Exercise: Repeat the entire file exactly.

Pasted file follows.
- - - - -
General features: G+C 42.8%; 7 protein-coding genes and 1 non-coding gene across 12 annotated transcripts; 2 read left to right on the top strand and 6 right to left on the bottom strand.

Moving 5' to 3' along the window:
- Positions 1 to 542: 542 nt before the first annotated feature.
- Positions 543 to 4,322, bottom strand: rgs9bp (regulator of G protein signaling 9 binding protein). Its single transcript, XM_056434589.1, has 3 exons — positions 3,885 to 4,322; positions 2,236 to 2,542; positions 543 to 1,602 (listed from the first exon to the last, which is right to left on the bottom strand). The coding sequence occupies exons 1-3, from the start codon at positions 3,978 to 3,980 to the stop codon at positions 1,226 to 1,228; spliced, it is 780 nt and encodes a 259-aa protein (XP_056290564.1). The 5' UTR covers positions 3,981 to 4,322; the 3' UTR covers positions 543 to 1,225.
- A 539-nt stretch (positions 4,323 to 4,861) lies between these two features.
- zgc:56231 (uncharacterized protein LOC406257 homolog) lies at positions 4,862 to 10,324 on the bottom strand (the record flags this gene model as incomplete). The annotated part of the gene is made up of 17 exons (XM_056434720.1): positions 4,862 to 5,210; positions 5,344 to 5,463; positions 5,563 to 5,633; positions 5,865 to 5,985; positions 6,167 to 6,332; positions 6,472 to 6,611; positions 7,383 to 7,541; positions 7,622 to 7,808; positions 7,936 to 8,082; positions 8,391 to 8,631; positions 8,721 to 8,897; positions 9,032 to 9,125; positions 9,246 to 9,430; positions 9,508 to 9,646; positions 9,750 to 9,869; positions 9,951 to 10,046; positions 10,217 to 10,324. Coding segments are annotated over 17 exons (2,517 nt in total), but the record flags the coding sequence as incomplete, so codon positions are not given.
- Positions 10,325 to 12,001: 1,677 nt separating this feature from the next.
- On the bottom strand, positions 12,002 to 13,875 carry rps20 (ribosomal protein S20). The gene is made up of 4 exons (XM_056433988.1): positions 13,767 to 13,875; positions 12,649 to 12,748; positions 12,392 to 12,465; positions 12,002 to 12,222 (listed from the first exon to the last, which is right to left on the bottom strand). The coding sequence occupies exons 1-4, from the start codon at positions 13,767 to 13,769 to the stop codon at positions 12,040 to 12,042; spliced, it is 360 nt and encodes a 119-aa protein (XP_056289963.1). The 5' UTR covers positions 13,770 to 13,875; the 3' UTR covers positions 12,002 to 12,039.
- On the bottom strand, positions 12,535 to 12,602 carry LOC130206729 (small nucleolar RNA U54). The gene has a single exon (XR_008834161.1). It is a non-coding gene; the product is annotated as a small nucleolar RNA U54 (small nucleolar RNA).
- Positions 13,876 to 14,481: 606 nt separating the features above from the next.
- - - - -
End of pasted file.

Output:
General features: G+C 42.8%; 7 protein-coding genes and 1 non-coding gene across 12 annotated transcripts; 2 read left to right on the top strand and 6 right to left on the bottom strand.

Moving 5' to 3' along the window:
- Positions 1 to 542: 542 nt before the first annotated feature.
- Positions 543 to 4,322, bottom strand: rgs9bp (regulator of G protein signaling 9 binding protein). Its single transcript, XM_056434589.1, has 3 exons — positions 3,885 to 4,322; positions 2,236 to 2,542; positions 543 to 1,602 (listed from the first exon to the last, which is right to left on the bottom strand). The coding sequence occupies exons 1-3, from the start codon at positions 3,978 to 3,980 to the stop codon at positions 1,226 to 1,228; spliced, it is 780 nt and encodes a 259-aa protein (XP_056290564.1). The 5' UTR covers positions 3,981 to 4,322; the 3' UTR covers positions 543 to 1,225.
- A 539-nt stretch (positions 4,323 to 4,861) lies between these two features.
- zgc:56231 (uncharacterized protein LOC406257 homolog) lies at positions 4,862 to 10,324 on the bottom strand (the record flags this gene model as incomplete). The annotated part of the gene is made up of 17 exons (XM_056434720.1): positions 4,862 to 5,210; positions 5,344 to 5,463; positions 5,563 to 5,633; positions 5,865 to 5,985; positions 6,167 to 6,332; positions 6,472 to 6,611; positions 7,383 to 7,541; positions 7,622 to 7,808; positions 7,936 to 8,082; positions 8,391 to 8,631; positions 8,721 to 8,897; positions 9,032 to 9,125; positions 9,246 to 9,430; positions 9,508 to 9,646; positions 9,750 to 9,869; positions 9,951 to 10,046; positions 10,217 to 10,324. Coding segments are annotated over 17 exons (2,517 nt in total), but the record flags the coding sequence as incomplete, so codon positions are not given.
- Positions 10,325 to 12,001: 1,677 nt separating this feature from the next.
- On the bottom strand, positions 12,002 to 13,875 carry rps20 (ribosomal protein S20). The gene is made up of 4 exons (XM_056433988.1): positions 13,767 to 13,875; positions 12,649 to 12,748; positions 12,392 to 12,465; positions 12,002 to 12,222 (listed from the first exon to the last, which is right to left on the bottom strand). The coding sequence occupies exons 1-4, from the start codon at positions 13,767 to 13,769 to the stop codon at positions 12,040 to 12,042; spliced, it is 360 nt and encodes a 119-aa protein (XP_056289963.1). The 5' UTR covers positions 13,770 to 13,875; the 3' UTR covers positions 12,002 to 12,039.
- On the bottom strand, positions 12,535 to 12,602 carry LOC130206729 (small nucleolar RNA U54). The gene has a single exon (XR_008834161.1). It is a non-coding gene; the product is annotated as a small nucleolar RNA U54 (small nucleolar RNA).
- Positions 13,876 to 14,481: 606 nt separating the features above from the next.